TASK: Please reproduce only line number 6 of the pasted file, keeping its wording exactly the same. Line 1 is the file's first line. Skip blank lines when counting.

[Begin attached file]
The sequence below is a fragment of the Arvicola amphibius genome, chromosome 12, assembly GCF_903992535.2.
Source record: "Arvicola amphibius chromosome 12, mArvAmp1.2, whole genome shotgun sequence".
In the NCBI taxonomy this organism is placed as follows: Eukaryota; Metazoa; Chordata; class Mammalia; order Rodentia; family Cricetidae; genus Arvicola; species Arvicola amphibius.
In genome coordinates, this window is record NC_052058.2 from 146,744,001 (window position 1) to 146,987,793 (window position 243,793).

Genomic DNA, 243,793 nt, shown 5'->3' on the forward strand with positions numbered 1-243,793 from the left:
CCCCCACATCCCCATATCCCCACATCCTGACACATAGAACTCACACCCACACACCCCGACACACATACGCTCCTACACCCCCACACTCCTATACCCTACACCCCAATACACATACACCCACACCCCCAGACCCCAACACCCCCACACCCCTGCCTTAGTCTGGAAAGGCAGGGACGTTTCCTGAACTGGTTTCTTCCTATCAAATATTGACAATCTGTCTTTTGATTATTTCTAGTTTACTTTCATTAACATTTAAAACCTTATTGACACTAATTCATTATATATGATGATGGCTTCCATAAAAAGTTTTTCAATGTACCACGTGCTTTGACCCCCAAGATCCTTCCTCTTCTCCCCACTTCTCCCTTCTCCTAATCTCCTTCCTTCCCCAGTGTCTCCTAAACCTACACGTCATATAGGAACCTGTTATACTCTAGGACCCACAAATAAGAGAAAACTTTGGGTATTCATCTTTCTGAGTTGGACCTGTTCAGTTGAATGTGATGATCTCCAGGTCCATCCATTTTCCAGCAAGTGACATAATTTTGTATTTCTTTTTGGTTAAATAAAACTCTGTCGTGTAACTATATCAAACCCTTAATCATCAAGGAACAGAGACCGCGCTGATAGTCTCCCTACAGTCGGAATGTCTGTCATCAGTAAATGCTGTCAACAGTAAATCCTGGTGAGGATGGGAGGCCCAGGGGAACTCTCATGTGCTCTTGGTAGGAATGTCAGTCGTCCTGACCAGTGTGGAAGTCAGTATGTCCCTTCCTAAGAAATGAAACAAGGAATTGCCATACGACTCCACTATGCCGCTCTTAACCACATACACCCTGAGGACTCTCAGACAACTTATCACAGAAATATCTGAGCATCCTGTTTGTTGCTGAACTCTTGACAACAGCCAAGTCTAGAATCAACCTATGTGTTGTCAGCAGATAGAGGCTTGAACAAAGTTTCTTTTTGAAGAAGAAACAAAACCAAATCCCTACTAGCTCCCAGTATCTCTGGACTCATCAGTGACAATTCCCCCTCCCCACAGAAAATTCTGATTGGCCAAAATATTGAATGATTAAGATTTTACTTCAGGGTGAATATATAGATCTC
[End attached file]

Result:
CCCCCACATCCCCATATCCCCACATCCTGACACATAGAACTCACACCCACACACCCCGACACACATACGCTCCTACACCCCCACACTCCTATACCCTACACCCCAATACACATACACCCACACCCCCAGACCCCAACACCCCCACACCCCTGCCTTAGTCTGGAAAGGCAGGGACGTTTCCTGAACTGGTTTCTTCCTATCAAATATTGACAATCTGTCTTTTGATTATTTCTAGTTTACTTTCATTAACATTTAAAACCTTATTGACACTAATTCATTATATATGATGATGGCTTCCATAAAAAGTTTTTCAATGTACCACGTGCTTTGACCCCCAAGATCCTTCCTCTTCTCCCCACTTCTCCCTTCTCCTAATCTCCTTCCTTCCCCAGTGTCTCCTAAACCTACACGTCATATAGGAACCTGTTATACTCTAGGACCCACAAATAAGAGAAAACTTTGGGTATTCATCTTTCTGAGTTGGACCTGTTCAGTTGAATGTGATGATCTCCAGGTCCATCCATTTTCCAGCAAGTGACATAATTTTGTATTTCTTTTTGGTTAAATAAAACTCTGTCGTGTAACTATATCAAACCCTTAATCATCAAGGAACAGAGACCGCGCTGATAGTCTCCCTACAGTCGGAATGTCTGTCATCAGTAAATGCTGTCAACAGTAAATCCTGGTGAGGATGGGAGGCCCAGGGGAACTCTCATGTGCTCTTGGTAGGAATGTCAGTCGTCCTGACCAGTGTGGAAGTCAGTATGTCCCTTCCTAAGAAATGAAACAAGGAATTGCCATACGACTCCACTATGCCGCTCTTAACCACATACACCCTGAGGACTCTCAGACAACTTATCACAGAAATATCTGAGCATCCTGTTTGTTGCTGAACTCTTGACAACAGCCAAGTCTAGAATCAACCTATGTGTTGTCAGCAGATAGAGGCTTGAACAAAGTTTCTTTTTGAAGAAGAAACAAAACCAAATCCCTACTAGCTCCCAGTATCTCTGGACTCATCAGTGACAATTCCCCCTCCCCACAGAAAATTCTGATTGGCCAAAATATTGAATGATTAAGATTTTACTTCAGGGTGAATATATAGATCTC